by Neidenne Arevalo
photography by Nareg Agopian
You see them performing at pubs, restaurants, street corners and parks in our local communities. Maybe you’re having drinks with friends at Old Stump Brewing Co., in Pomona, while a band plays classic rock in the corner. Or having dinner on the patio at Walter’s Restaurant in Claremont while an acoustic trio harmonizes to soft rock tunes by Crosby, Stills and Nash.
Who are these people? Are they from around here? Do they do this for a living? And, for Pete’s sake, would they mind turning the sound down!?
Yes, many of them are from around here, and you’re about to meet a few.
The Citrus Sisters are a Claremont-based trio comprised of Elizabeth Hangan, Marguerite Millard and Ellen Harper, all of whom happen to work at Claremont’s Folk Music Center, which is owned by Harper and her family.
“We’re basically three older women who have been playing music all our lives,” Millard says, “and who decided to begin playing together.”
Elizabeth Hangan comes from a musical family, and has been involved in music since she was a little girl. She currently teaches voice, piano and bass at the Folk Music Center.
“My first instrument is my voice,” Hangan says. “Next is my bass, and last is piano. I picked up the bass at 43, which is pretty late; most people start in their teens. My parents made me take piano lessons as a child. I wouldn’t call myself a great piano player, but I do well enough to teach beginning piano and writing.”
Marguerite Millard figures she was around 12 when she began taking guitar lessons at the Folk Music Center. It was those lessons that helped inspire her to sing and play.
“The Folk Music Center was created by Ellen’s parents about 65 years ago,” Millard says. “They sell instruments from all over the world, and also offer music lessons and concerts.”
The Center also hosts an open mic event on the last Sunday of every month.
“I like how music connects me to other people,” Millard adds. “If my bandmates and I are having a good time, there’s nothing better. And communicating with the audience through music is a real human thing.”
The Citrus Sisters have a lot of combined experience in music, with each member bringing her own unique approach. “Pick music you like to play, and work with musicians you like and can learn from,” Millard says. “Don’t do a lot of playing for free. If you are putting in a lot of work, you should be compensated for that.”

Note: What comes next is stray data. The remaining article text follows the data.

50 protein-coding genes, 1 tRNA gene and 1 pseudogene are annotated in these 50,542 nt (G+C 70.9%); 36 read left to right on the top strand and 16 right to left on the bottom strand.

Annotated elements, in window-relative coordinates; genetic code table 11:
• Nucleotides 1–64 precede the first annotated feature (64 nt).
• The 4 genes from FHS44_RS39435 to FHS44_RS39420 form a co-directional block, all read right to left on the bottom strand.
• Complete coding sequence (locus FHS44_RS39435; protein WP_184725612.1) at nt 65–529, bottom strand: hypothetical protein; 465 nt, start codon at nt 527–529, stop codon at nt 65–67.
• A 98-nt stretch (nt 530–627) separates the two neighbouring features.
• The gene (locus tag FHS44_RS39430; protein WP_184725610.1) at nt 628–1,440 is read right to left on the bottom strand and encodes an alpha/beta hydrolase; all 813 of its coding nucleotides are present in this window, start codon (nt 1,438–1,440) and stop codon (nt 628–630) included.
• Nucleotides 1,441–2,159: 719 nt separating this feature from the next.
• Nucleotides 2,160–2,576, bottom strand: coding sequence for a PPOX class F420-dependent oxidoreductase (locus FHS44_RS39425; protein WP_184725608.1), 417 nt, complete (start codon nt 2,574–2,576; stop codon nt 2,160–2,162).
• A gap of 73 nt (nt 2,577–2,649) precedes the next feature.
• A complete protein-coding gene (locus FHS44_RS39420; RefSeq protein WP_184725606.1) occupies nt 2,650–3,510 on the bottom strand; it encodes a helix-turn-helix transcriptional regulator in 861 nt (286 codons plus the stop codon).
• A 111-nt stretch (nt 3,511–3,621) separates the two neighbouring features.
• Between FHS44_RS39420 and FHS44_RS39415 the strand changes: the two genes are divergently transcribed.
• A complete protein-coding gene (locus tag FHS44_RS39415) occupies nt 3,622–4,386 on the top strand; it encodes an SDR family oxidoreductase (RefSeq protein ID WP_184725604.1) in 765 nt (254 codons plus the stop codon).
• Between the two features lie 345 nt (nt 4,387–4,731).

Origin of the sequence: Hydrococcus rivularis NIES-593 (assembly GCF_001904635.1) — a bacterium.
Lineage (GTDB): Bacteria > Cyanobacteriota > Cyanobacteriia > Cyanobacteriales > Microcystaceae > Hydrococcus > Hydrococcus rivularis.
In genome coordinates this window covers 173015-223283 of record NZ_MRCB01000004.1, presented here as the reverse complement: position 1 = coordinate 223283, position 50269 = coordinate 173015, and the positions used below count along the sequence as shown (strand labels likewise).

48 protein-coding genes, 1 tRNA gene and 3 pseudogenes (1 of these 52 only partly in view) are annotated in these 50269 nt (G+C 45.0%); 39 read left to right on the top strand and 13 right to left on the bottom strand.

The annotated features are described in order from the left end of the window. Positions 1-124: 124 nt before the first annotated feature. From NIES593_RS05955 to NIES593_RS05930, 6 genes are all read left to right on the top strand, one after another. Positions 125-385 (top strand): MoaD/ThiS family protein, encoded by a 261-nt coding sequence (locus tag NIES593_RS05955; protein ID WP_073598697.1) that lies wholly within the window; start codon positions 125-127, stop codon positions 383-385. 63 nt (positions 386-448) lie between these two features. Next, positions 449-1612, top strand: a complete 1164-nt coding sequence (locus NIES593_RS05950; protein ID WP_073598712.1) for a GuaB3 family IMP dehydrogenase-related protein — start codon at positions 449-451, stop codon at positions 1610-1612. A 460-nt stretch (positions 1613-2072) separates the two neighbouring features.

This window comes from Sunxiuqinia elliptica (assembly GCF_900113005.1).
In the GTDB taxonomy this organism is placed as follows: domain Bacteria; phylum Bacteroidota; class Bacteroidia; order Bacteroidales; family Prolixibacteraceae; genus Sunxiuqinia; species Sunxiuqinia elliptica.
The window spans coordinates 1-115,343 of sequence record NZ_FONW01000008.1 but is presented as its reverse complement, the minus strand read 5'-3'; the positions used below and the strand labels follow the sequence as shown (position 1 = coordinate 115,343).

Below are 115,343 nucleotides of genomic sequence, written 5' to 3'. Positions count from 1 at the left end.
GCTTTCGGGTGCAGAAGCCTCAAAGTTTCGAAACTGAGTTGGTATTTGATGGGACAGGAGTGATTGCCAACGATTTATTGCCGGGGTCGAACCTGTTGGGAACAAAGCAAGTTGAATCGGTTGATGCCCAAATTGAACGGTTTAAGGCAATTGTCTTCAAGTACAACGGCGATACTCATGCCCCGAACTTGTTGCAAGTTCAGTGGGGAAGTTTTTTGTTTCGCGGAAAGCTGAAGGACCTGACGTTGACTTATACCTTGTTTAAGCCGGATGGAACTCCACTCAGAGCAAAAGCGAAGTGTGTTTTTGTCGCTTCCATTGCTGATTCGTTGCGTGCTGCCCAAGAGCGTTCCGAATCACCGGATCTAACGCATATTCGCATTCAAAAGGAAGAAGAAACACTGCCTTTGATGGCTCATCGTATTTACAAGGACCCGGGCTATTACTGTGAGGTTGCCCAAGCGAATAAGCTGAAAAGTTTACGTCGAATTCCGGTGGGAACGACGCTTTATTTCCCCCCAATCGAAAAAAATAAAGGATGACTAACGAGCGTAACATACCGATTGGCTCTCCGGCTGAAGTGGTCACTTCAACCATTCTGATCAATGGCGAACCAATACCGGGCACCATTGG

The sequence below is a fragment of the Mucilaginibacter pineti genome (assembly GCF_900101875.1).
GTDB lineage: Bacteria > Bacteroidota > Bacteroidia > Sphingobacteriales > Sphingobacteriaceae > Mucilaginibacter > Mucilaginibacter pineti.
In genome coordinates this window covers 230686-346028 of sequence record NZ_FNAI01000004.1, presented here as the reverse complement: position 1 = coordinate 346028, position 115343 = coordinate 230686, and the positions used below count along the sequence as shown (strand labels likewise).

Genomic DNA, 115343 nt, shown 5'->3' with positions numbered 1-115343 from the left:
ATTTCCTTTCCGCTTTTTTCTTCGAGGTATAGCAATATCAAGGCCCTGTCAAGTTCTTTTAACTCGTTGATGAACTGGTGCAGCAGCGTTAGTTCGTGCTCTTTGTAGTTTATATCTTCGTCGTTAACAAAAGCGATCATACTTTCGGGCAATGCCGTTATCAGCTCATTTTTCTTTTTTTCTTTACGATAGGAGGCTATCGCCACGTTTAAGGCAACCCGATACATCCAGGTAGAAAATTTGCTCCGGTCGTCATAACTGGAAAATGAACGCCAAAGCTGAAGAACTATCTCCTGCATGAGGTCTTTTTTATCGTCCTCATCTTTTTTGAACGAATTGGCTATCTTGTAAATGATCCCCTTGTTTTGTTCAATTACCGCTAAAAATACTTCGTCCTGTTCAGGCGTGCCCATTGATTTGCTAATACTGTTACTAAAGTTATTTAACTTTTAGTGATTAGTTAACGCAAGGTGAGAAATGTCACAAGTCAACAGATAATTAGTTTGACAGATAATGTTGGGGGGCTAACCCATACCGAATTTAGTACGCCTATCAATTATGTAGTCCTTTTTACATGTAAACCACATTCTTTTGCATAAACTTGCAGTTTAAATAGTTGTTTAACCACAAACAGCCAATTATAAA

“I was born to entertain,” Hai Muradian says. “I sang a Frank Sinatra song in kindergarten when I was 5 years old. I’m sure there aren’t too many people who can say they sang a Frank Sinatra song that young!”
Muradian was surrounded by music from an early age. His uncle was a famous harmonica player who recorded some 30 albums. Muradian started playing drums after his brother joined a rock band. However, Hai quickly transitioned to singing and playing flute.
“From the time I was 17 until now, I’ve been playing rock and roll, and I’ve been fortunate to play in many bands,” he says.
In his early 20s, he and his band were the opening act for groups like Aerosmith, Steve Miller Band, and The J. Geils Band.
“I was lucky enough to play these shows and feel like I was on the verge of making it big. Now, 55 years later, I’m still playing at Walter’s restaurant in Claremont.”
A musician’s journey is never one steady path, Muradian says. However, he has loved every step along the way.
“The Ravelers—the rock band I’m in now—have been together for 35 years. We play old-school rock-and-roll, and we just love it. August 28 will be our very last gig as a band. We’ll be playing as part of Claremont’s Monday night concert series at Memorial Park. Those concerts in the park are amazing. People are there to have fun. Even after 35 years playing at the park, people still come out to dance to our music.”
A love of music came early for Jerry O’Sullivan. When he was little, and his parents would tell him to go to bed, he often hid a radio under his pillow, next to his ear, so he could listen to his favorite songs.
“My friends and I formed a band when we were just 11,” O’Sullivan says, “even though none of us knew how to play our instruments. I rented a bass and an amp from a local music shop, and we made up our own songs. They weren’t good, but we sang and recorded silly songs and listened to what we created, and kept doing it.”
O’Sullivan has been in at least one band ever since, and today plays in several. When not playing gigs, he too works at the Folk Music Center, where he teaches ukulele.
Most recently, he played at Upland’s Ophelia’s Jump Productions. “It was a great time,” he said. “Ophelia’s is known for their live plays and musicals, but they are starting to do live music.”
O’Sullivan encourages anyone interested in pursuing music “to not be afraid to fail. The more you practice, the better you will get if you are truly passionate. Dedicated some time and you’ll see results.”
Next time you’re out—whether at Old Stump, Walter’s, Memorial Park or some other venue—take note of who’s playing.
Oh, and be sure to drop a tip in their jar!